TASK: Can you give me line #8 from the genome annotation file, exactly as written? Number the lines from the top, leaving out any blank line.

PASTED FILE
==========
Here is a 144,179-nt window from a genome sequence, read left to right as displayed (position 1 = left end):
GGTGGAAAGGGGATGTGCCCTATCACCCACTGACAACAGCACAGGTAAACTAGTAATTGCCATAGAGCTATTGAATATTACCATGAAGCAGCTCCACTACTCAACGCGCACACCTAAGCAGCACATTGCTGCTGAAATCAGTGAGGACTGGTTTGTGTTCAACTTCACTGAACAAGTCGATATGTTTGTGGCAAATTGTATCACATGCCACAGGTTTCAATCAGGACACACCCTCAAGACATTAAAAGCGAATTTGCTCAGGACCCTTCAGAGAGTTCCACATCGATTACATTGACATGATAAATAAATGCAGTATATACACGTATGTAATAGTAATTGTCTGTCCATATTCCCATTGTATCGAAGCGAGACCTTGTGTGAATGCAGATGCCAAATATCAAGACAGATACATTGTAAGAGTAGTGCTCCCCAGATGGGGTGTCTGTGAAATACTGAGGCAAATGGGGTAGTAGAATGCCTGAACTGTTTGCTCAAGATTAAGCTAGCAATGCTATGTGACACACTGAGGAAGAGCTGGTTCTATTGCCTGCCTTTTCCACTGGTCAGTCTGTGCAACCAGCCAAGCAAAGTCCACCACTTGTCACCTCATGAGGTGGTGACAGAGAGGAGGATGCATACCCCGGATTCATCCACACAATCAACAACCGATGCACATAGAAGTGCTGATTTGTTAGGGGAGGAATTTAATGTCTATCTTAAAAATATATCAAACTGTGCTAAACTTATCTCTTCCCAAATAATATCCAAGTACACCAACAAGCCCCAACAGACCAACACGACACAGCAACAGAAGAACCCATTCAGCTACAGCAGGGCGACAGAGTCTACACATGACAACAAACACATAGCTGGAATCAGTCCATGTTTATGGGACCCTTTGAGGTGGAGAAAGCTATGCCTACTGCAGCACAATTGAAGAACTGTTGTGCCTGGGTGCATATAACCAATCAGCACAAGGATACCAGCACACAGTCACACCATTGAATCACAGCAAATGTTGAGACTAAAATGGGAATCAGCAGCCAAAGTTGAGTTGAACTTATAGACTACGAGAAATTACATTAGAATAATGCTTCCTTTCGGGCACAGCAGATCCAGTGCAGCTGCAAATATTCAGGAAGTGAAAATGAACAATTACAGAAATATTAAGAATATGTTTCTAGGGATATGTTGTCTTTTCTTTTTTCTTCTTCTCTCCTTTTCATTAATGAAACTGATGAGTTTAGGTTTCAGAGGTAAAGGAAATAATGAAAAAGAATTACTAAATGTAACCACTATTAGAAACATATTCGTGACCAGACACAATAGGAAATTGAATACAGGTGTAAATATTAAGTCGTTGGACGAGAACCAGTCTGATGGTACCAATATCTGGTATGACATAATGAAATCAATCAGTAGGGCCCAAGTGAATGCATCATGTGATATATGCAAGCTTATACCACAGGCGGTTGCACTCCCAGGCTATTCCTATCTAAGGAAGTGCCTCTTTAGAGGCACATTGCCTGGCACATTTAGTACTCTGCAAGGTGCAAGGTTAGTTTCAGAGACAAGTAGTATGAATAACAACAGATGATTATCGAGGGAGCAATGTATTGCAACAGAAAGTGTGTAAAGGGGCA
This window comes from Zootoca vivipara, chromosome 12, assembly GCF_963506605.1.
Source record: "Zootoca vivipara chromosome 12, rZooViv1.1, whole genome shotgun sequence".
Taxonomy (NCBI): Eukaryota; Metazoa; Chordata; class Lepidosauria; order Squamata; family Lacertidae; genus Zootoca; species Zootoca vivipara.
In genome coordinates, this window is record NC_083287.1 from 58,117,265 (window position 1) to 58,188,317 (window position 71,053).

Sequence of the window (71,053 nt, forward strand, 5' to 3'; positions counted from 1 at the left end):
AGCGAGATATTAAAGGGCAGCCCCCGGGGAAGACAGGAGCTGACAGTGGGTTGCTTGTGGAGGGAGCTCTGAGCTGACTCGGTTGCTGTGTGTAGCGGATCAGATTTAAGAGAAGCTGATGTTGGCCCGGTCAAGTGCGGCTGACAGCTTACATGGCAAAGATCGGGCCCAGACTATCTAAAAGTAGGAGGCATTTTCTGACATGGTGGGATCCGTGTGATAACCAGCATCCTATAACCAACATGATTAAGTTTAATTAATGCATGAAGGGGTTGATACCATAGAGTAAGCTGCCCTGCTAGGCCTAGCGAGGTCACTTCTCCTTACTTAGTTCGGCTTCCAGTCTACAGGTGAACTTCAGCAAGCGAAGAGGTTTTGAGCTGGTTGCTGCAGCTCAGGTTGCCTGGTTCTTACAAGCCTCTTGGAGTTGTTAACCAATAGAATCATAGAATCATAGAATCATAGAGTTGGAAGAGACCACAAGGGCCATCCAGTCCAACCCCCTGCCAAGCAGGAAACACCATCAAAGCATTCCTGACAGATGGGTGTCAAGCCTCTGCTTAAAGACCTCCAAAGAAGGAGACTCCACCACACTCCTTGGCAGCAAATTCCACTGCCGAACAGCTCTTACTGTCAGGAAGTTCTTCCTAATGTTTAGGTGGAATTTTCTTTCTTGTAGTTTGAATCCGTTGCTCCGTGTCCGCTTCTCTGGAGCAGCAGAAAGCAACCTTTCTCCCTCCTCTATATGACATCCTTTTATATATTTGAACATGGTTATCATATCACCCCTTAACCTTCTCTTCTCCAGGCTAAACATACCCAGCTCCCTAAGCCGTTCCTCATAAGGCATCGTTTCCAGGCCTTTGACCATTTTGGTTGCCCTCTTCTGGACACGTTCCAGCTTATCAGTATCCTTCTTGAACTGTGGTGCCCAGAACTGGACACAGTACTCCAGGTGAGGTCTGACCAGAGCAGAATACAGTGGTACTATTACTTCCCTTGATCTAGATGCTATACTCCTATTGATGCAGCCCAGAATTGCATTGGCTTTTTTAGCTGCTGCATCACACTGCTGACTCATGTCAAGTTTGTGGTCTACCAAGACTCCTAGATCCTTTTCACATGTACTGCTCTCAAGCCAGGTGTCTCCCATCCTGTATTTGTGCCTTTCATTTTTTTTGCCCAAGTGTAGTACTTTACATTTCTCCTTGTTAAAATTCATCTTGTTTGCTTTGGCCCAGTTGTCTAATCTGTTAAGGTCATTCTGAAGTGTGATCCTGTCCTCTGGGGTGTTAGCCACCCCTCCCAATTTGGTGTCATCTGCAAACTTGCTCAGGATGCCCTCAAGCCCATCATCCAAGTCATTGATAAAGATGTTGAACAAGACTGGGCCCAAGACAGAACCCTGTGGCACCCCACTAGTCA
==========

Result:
AGCGAGATATTAAAGGGCAGCCCCCGGGGAAGACAGGAGCTGACAGTGGGTTGCTTGTGGAGGGAGCTCTGAGCTGACTCGGTTGCTGTGTGTAGCGGATCAGATTTAAGAGAAGCTGATGTTGGCCCGGTCAAGTGCGGCTGACAGCTTACATGGCAAAGATCGGGCCCAGACTATCTAAAAGTAGGAGGCATTTTCTGACATGGTGGGATCCGTGTGATAACCAGCATCCTATAACCAACATGATTAAGTTTAATTAATGCATGAAGGGGTTGATACCATAGAGTAAGCTGCCCTGCTAGGCCTAGCGAGGTCACTTCTCCTTACTTAGTTCGGCTTCCAGTCTACAGGTGAACTTCAGCAAGCGAAGAGGTTTTGAGCTGGTTGCTGCAGCTCAGGTTGCCTGGTTCTTACAAGCCTCTTGGAGTTGTTAACCAATAGAATCATAGAATCATAGAATCATAGAGTTGGAAGAGACCACAAGGGCCATCCAGTCCAACCCCCTGCCAAGCAGGAAACACCATCAAAGCATTCCTGACAGATGGGTGTCAAGCCTCTGCTTAAAGACCTCCAAAGAAGGAGACTCCACCACACTCCTTGGCAGCAAATTCCACTGCCGAACAGCTCTTACTGTCAGGAAGTTCTTCCTAATGTTTAGGTGGAATTTTCTTTCTTGTAGTTTGAATCCGTTGCTCCGTGTCCGCTTCTCTGGAGCAGCAGAAAGCAACCTTTCTCCCTCCTCTATATGACATCCTTTTATATATTTGAACATGGTTATCATATCACCCCTTAACCTTCTCTTCTCCAGGCTAAACATACCCAGCTCCCTAAGCCGTTCCTCATAAGGCATCGTTTCCAGGCCTTTGACCATTTTGGTTGCCCTCTTCTGGACACGTTCCAGCTTATCAGTATCCTTCTTGAACTGTGGTGCCCAGAACTGGACACAGTACTCCAGGTGAGGTCTGACCAGAGCAGAATACAGTGGTACTATTACTTCCCTTGATCTAGATGCTATACTCCTATTGATGCAGCCCAGAATTGCATTGGCTTTTTTAGCTGCTGCATCACACTGCTGACTCATGTCAAGTTTGTGGTCTACCAAGACTCCTAGATCCTTTTCACATGTACTGCTCTCAAGCCAGGTGTCTCCCATCCTGTATTTGTGCCTTTCATTTTTTTTGCCCAAGTGTAGTACTTTACATTTCTCCTTGTTAAAATTCATCTTGTTTGCTTTGGCCCAGTTGTCTAATCTGTTAAGGTCATTCTGAAGTGTGATCCTGTCCTCTGGGGTGTTAGCCACCCCTCCCAATTTGGTGTCATCTGCAAACTTGCTCAGGATGCCCTCAAGCCCATCATCCAAGTCATTGATAAAGATGTTGAACAAGACTGGGCCCAAGACAGAACCCTGTGGCACCCCACTAGTCA